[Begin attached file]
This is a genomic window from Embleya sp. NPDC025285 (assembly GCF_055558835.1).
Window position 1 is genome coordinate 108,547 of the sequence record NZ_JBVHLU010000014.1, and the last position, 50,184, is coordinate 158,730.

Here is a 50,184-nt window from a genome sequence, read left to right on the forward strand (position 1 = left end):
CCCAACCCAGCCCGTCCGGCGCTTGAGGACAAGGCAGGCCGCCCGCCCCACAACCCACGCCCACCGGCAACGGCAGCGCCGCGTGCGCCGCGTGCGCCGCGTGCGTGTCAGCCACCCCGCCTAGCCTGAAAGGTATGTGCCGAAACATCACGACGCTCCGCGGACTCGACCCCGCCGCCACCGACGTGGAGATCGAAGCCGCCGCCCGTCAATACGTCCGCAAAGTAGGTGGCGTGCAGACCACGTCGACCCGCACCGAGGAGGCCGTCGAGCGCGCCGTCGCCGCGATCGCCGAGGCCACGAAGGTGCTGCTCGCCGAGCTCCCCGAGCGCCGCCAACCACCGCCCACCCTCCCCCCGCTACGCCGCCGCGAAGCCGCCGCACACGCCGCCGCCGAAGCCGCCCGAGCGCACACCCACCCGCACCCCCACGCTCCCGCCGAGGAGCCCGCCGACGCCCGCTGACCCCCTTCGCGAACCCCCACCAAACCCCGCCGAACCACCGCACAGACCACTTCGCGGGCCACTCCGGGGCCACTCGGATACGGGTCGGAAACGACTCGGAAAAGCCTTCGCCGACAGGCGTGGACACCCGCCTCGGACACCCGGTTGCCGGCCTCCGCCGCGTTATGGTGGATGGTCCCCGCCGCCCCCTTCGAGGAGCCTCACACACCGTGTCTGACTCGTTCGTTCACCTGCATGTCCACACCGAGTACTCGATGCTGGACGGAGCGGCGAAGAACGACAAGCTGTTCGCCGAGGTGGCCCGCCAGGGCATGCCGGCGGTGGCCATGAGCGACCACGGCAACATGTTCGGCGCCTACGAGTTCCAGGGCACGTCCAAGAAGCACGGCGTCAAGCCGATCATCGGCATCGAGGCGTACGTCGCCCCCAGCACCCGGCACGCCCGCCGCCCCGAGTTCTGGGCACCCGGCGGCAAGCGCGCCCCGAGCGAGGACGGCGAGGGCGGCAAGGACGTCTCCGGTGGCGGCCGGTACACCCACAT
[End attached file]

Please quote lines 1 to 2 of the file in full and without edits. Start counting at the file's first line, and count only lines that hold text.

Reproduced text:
This is a genomic window from Embleya sp. NPDC025285 (assembly GCF_055558835.1).
Window position 1 is genome coordinate 108,547 of the sequence record NZ_JBVHLU010000014.1, and the last position, 50,184, is coordinate 158,730.